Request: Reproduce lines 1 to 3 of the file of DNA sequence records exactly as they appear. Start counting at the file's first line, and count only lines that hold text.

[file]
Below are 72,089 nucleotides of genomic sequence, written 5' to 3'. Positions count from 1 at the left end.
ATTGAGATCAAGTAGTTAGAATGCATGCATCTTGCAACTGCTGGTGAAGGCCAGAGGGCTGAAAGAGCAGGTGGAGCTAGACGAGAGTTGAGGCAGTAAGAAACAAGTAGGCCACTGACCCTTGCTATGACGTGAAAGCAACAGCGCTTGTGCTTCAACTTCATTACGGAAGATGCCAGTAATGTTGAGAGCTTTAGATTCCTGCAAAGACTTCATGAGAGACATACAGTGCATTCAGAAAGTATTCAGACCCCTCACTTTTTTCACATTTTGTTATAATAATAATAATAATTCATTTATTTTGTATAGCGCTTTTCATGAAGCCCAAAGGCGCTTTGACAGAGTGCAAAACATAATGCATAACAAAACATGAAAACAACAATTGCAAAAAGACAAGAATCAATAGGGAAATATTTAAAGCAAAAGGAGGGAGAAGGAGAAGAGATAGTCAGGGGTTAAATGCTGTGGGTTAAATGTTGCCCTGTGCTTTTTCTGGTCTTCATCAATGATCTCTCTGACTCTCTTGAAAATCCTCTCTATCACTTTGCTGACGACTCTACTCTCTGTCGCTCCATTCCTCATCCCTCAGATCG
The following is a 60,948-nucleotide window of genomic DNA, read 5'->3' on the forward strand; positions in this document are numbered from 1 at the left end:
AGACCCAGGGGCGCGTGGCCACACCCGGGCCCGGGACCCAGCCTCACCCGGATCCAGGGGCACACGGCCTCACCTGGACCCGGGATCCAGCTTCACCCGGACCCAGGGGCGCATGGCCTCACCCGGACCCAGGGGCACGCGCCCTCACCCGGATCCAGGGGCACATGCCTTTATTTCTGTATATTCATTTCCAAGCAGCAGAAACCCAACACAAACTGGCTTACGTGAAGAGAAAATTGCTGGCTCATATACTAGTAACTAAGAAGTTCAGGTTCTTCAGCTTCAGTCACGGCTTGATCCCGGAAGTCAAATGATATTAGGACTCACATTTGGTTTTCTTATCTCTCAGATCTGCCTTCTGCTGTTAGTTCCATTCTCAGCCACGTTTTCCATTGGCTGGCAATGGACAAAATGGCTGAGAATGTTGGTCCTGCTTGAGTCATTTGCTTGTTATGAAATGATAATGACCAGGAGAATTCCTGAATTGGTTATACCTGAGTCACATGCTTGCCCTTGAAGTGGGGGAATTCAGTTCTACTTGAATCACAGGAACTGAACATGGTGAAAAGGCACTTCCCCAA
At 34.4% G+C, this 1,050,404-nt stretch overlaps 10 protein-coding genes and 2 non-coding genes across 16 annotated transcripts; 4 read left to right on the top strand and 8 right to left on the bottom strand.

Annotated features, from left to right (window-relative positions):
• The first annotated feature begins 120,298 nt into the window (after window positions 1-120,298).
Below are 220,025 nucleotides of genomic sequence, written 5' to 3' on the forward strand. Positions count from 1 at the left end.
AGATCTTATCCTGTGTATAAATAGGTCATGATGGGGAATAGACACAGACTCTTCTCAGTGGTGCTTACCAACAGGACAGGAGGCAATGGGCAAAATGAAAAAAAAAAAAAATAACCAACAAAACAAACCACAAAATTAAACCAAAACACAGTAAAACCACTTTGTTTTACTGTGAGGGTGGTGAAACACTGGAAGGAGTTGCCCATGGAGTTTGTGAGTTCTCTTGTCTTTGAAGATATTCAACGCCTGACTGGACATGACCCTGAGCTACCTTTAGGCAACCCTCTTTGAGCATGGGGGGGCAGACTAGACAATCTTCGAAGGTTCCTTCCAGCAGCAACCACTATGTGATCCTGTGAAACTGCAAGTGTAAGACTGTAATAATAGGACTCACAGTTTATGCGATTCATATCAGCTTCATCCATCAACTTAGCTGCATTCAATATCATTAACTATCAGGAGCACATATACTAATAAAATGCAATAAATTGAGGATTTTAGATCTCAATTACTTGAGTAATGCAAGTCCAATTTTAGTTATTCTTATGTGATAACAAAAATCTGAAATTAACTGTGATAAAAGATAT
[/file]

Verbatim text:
Below are 72,089 nucleotides of genomic sequence, written 5' to 3'. Positions count from 1 at the left end.
ATTGAGATCAAGTAGTTAGAATGCATGCATCTTGCAACTGCTGGTGAAGGCCAGAGGGCTGAAAGAGCAGGTGGAGCTAGACGAGAGTTGAGGCAGTAAGAAACAAGTAGGCCACTGACCCTTGCTATGACGTGAAAGCAACAGCGCTTGTGCTTCAACTTCATTACGGAAGATGCCAGTAATGTTGAGAGCTTTAGATTCCTGCAAAGACTTCATGAGAGACATACAGTGCATTCAGAAAGTATTCAGACCCCTCACTTTTTTCACATTTTGTTATAATAATAATAATAATTCATTTATTTTGTATAGCGCTTTTCATGAAGCCCAAAGGCGCTTTGACAGAGTGCAAAACATAATGCATAACAAAACATGAAAACAACAATTGCAAAAAGACAAGAATCAATAGGGAAATATTTAAAGCAAAAGGAGGGAGAAGGAGAAGAGATAGTCAGGGGTTAAATGCTGTGGGTTAAATGTTGCCCTGTGCTTTTTCTGGTCTTCATCAATGATCTCTCTGACTCTCTTGAAAATCCTCTCTATCACTTTGCTGACGACTCTACTCTCTGTCGCTCCATTCCTCATCCCTCAGATCG
The following is a 60,948-nucleotide window of genomic DNA, read 5'->3' on the forward strand; positions in this document are numbered from 1 at the left end: